The Ortega administration has asked Catholic bishops to mediate. Does this signal a new assertiveness in the Latin America Church?
A Latin American cardinal recently denounced his government as “demonic, based on envy and every kind of evil”. Surely it must be Venezuela, where the regime of Nicolás Maduro has been repeatedly denounced by the country’s bishops?
Not this time. Those were the words of Cardinal Leopoldo Brenes of Managua, denouncing the regime of Nicaragua’s Daniel Ortega this past Saturday. Which suggests that there might be a new boldness from Latin American bishops in the face of bad governance and human rights violations.
Nicaragua has been engulfed by mass protests in recent weeks, put down by the government with lethal force. Dozens of protestors have been killed and there are reports of torture of dissidents.
In mid-April the Ortega administration announced reforms to the country’s pension system, raising contributions and limiting pensions. Mass protests followed which the army was deployed to control, resulting in some 27 deaths. Ortega backed down on the pension proposals, but the protests continued against the violent government reaction.
The Church has strongly encouraged the protestors, with Bishop Silvio José Baez Ortega, auxiliary bishop of Managua, emerging as a vocal leader of protest. On April 21, he addressed 2,000 students in Managua cathedral, praising them as the “moral reservoir” of the Church.
Fr Víctor Rivas Bustamante of the Nicaraguan bishops’ conference told Vatican News that pension reform is no longer the primary issue, but the bishops are supporting the people as they demand action on “other issues … democracy, freedom of expression and many other things.”
On April 28, the Church herself led a “Peace and Justice” protest that rallied tens of thousands. Protests had been growing since the previous weekend when, according to Nicaragua’s Permanent Commission on Human Rights, at least 63 people were killed and more than 160 wounded by gunfire from government forces.
In response, the already massive protests have escalated, with demands growing that Ortega himself step down. Ortega was the Sandinista junta leader of Nicaragua in the 1980s. He returned as elected president in 2007, and is now in his third five-year term in office, having abolished term limits in 2014. His wife, Rosario Murillo, is vice-president.
On Saturday, Cardinal Brenes was blistering in his denunciation of Ortega’s regime.
“Blessed are those who thirst for justice, for they will be filled,” Cardinal Brenes said. “The Devil is always astute and always intervenes when we say the truth. The Devil would want for us to remain in the dark.”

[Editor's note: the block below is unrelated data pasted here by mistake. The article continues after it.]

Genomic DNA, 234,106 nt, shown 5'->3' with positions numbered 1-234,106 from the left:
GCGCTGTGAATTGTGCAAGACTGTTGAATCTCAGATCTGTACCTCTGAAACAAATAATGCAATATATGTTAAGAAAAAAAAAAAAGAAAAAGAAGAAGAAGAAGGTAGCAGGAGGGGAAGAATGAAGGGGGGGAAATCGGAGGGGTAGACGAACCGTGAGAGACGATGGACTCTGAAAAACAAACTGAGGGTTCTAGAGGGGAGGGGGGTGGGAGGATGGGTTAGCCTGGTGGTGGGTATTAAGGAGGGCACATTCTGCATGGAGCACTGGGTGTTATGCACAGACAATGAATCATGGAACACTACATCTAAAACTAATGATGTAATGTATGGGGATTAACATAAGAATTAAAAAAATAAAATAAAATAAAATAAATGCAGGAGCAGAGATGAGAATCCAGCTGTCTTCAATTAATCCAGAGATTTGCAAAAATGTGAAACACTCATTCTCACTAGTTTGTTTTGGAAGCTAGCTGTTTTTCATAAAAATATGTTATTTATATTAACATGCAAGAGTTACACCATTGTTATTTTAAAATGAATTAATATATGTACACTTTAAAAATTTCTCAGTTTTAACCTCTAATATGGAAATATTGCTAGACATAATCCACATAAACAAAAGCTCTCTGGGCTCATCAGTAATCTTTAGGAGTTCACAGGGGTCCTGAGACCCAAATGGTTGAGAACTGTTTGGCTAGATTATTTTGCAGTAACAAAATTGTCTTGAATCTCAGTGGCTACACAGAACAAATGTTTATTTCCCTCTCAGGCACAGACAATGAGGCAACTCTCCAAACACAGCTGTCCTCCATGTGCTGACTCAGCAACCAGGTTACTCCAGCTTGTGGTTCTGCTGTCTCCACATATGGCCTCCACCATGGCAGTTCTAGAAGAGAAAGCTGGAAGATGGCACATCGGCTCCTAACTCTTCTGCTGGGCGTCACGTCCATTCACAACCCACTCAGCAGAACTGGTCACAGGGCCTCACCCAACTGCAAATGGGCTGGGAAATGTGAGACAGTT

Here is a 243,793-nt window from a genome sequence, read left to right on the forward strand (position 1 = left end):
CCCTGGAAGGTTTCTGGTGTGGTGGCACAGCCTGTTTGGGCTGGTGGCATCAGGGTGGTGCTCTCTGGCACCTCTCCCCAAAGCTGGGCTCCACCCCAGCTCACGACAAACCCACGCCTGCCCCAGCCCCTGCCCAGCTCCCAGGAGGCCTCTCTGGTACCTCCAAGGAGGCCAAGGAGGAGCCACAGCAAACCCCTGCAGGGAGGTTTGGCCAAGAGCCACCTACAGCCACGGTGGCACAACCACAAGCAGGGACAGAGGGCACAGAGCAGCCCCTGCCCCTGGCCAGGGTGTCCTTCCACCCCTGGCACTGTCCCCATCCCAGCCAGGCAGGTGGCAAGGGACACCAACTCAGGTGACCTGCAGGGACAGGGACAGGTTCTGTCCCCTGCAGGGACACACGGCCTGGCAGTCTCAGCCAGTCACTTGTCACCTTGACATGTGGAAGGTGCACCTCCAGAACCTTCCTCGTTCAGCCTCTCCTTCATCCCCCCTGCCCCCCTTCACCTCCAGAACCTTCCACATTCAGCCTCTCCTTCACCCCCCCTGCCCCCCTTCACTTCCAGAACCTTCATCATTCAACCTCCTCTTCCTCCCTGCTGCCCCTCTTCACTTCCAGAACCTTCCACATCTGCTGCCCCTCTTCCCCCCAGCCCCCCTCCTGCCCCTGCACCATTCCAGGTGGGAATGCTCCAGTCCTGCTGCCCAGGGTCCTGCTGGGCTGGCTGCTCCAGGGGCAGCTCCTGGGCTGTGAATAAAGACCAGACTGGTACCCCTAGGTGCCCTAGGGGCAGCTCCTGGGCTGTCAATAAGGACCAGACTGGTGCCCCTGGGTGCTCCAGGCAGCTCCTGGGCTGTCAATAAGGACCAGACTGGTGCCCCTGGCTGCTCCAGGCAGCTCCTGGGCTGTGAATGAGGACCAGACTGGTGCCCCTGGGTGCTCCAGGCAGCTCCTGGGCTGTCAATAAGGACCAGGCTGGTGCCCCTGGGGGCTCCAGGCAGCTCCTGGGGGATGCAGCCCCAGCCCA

At that moment, with great dramatic timing, the electricity cut out, preventing the cardinal from continuing his address.
“We’re in a painful valley of tears, for exclusion, for poverty, for young people murdered and tortured,” Bishop Báez said at the protest. “[I’ve] cried because so many young people died for no reason, in an unfair way, with a cruelty that knows no limits. I’ve cried because many were tortured in inhuman ways. Last night I learned about three young people of our youth ministry who had the nails of their hands ripped out.”
Ortega’s deployment of lethal force has not secured his regime, but rather inflamed the protests. So he is attempting both force and dialogue at the same time, asking the Catholic bishops to serve as mediators with the protestors. It is a measure of how difficult matters have become for Ortega that he his asking for mediation from the same bishops who are protesting against him.
The bishops have accepted the mediation role, indicating though that the government only has 30 days in which to make significant concessions.
Does all this, combined with the courageous opposition to Maduro by the Venezuelan bishops, signal a new assertiveness in the Latin America Church?
For the past century, misrule, tyranny and brutality have marked Latin American politics as often as not. The Church has had to find her place. Does she challenge corrupt and dictatorial regimes? Does she encourage others to do so? Does she engage directly in politics? In protests? How is the priority of preaching the Gospel maintained, lest the Church become another political, partisan or lobby group?
This has been the challenge for decades in Latin America, with the Church both proving heroic in the face of persecution, but also at times being aloof from the struggle for justice.
Latin America’s heroic bishop and soon-to-be-saint, Oscar Romero, navigated that territory himself, moving toward the bolder opposition that led to his martyrdom. Is something similar underway in Venezuela and Nicaragua? If so, it might well signal a very different 21st century for Latin America.
Fr Raymond J de Souza is a priest of the Archdiocese of Kingston, Ontario, and editor-in-chief of convivium.ca
This article first appeared in the May 4th 2018 issue of the Catholic Herald. To read the magazine in full, from anywhere in the world, go here